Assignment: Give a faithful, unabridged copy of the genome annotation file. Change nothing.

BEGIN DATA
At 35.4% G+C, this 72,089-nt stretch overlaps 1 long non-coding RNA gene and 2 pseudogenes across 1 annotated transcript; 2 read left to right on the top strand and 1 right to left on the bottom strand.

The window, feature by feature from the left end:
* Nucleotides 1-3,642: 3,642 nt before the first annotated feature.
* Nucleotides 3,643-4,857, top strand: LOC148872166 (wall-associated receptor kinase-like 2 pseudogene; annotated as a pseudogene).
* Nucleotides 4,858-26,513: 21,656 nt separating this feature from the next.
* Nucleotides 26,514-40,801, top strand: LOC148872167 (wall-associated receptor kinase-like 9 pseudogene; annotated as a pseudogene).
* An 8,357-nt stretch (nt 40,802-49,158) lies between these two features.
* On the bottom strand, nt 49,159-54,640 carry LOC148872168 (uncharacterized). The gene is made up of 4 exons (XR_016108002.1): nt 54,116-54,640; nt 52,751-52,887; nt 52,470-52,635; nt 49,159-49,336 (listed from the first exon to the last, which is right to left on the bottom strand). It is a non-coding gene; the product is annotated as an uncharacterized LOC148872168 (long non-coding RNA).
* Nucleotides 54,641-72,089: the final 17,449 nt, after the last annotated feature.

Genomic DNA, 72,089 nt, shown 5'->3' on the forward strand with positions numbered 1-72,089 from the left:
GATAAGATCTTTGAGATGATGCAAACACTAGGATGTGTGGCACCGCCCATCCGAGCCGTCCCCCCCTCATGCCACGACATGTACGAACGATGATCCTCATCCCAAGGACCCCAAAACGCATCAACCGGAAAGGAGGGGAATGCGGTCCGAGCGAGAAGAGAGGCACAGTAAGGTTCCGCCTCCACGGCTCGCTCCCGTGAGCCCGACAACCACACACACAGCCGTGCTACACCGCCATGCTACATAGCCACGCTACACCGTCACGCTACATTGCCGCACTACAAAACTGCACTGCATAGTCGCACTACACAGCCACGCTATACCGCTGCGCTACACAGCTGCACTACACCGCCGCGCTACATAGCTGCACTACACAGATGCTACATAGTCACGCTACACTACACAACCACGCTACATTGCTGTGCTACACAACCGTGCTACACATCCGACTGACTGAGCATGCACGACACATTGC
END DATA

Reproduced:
At 35.4% G+C, this 72,089-nt stretch overlaps 1 long non-coding RNA gene and 2 pseudogenes across 1 annotated transcript; 2 read left to right on the top strand and 1 right to left on the bottom strand.

The window, feature by feature from the left end:
* Nucleotides 1-3,642: 3,642 nt before the first annotated feature.
* Nucleotides 3,643-4,857, top strand: LOC148872166 (wall-associated receptor kinase-like 2 pseudogene; annotated as a pseudogene).
* Nucleotides 4,858-26,513: 21,656 nt separating this feature from the next.
* Nucleotides 26,514-40,801, top strand: LOC148872167 (wall-associated receptor kinase-like 9 pseudogene; annotated as a pseudogene).
* An 8,357-nt stretch (nt 40,802-49,158) lies between these two features.
* On the bottom strand, nt 49,159-54,640 carry LOC148872168 (uncharacterized). The gene is made up of 4 exons (XR_016108002.1): nt 54,116-54,640; nt 52,751-52,887; nt 52,470-52,635; nt 49,159-49,336 (listed from the first exon to the last, which is right to left on the bottom strand). It is a non-coding gene; the product is annotated as an uncharacterized LOC148872168 (long non-coding RNA).
* Nucleotides 54,641-72,089: the final 17,449 nt, after the last annotated feature.

Genomic DNA, 72,089 nt, shown 5'->3' on the forward strand with positions numbered 1-72,089 from the left:
GATAAGATCTTTGAGATGATGCAAACACTAGGATGTGTGGCACCGCCCATCCGAGCCGTCCCCCCCTCATGCCACGACATGTACGAACGATGATCCTCATCCCAAGGACCCCAAAACGCATCAACCGGAAAGGAGGGGAATGCGGTCCGAGCGAGAAGAGAGGCACAGTAAGGTTCCGCCTCCACGGCTCGCTCCCGTGAGCCCGACAACCACACACACAGCCGTGCTACACCGCCATGCTACATAGCCACGCTACACCGTCACGCTACATTGCCGCACTACAAAACTGCACTGCATAGTCGCACTACACAGCCACGCTATACCGCTGCGCTACACAGCTGCACTACACCGCCGCGCTACATAGCTGCACTACACAGATGCTACATAGTCACGCTACACTACACAACCACGCTACATTGCTGTGCTACACAACCGTGCTACACATCCGACTGACTGAGCATGCACGACACATTGC